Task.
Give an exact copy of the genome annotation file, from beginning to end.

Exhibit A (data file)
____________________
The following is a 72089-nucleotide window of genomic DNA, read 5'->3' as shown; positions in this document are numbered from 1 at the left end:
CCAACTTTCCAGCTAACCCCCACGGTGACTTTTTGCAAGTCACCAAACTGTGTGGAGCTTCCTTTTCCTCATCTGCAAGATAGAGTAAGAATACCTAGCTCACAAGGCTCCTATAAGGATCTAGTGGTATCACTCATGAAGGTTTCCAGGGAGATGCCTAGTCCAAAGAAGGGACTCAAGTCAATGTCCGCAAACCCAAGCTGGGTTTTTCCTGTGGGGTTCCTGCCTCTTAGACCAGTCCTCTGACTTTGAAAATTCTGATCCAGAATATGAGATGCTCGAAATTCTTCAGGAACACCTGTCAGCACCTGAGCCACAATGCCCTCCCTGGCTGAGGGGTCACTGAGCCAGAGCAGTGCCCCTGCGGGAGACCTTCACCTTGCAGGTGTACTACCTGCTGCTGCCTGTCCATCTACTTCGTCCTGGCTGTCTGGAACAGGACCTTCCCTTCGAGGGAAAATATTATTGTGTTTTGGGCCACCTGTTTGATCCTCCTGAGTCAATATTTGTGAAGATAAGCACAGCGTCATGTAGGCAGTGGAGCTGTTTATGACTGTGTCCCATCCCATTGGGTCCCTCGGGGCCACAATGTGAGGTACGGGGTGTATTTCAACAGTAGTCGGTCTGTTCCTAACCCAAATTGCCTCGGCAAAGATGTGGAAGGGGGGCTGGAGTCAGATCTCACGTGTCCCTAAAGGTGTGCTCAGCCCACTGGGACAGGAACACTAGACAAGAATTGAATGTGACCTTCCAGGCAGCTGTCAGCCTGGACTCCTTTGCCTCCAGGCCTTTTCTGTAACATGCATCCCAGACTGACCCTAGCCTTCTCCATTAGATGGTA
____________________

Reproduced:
The following is a 72089-nucleotide window of genomic DNA, read 5'->3' as shown; positions in this document are numbered from 1 at the left end:
CCAACTTTCCAGCTAACCCCCACGGTGACTTTTTGCAAGTCACCAAACTGTGTGGAGCTTCCTTTTCCTCATCTGCAAGATAGAGTAAGAATACCTAGCTCACAAGGCTCCTATAAGGATCTAGTGGTATCACTCATGAAGGTTTCCAGGGAGATGCCTAGTCCAAAGAAGGGACTCAAGTCAATGTCCGCAAACCCAAGCTGGGTTTTTCCTGTGGGGTTCCTGCCTCTTAGACCAGTCCTCTGACTTTGAAAATTCTGATCCAGAATATGAGATGCTCGAAATTCTTCAGGAACACCTGTCAGCACCTGAGCCACAATGCCCTCCCTGGCTGAGGGGTCACTGAGCCAGAGCAGTGCCCCTGCGGGAGACCTTCACCTTGCAGGTGTACTACCTGCTGCTGCCTGTCCATCTACTTCGTCCTGGCTGTCTGGAACAGGACCTTCCCTTCGAGGGAAAATATTATTGTGTTTTGGGCCACCTGTTTGATCCTCCTGAGTCAATATTTGTGAAGATAAGCACAGCGTCATGTAGGCAGTGGAGCTGTTTATGACTGTGTCCCATCCCATTGGGTCCCTCGGGGCCACAATGTGAGGTACGGGGTGTATTTCAACAGTAGTCGGTCTGTTCCTAACCCAAATTGCCTCGGCAAAGATGTGGAAGGGGGGCTGGAGTCAGATCTCACGTGTCCCTAAAGGTGTGCTCAGCCCACTGGGACAGGAACACTAGACAAGAATTGAATGTGACCTTCCAGGCAGCTGTCAGCCTGGACTCCTTTGCCTCCAGGCCTTTTCTGTAACATGCATCCCAGACTGACCCTAGCCTTCTCCATTAGATGGTA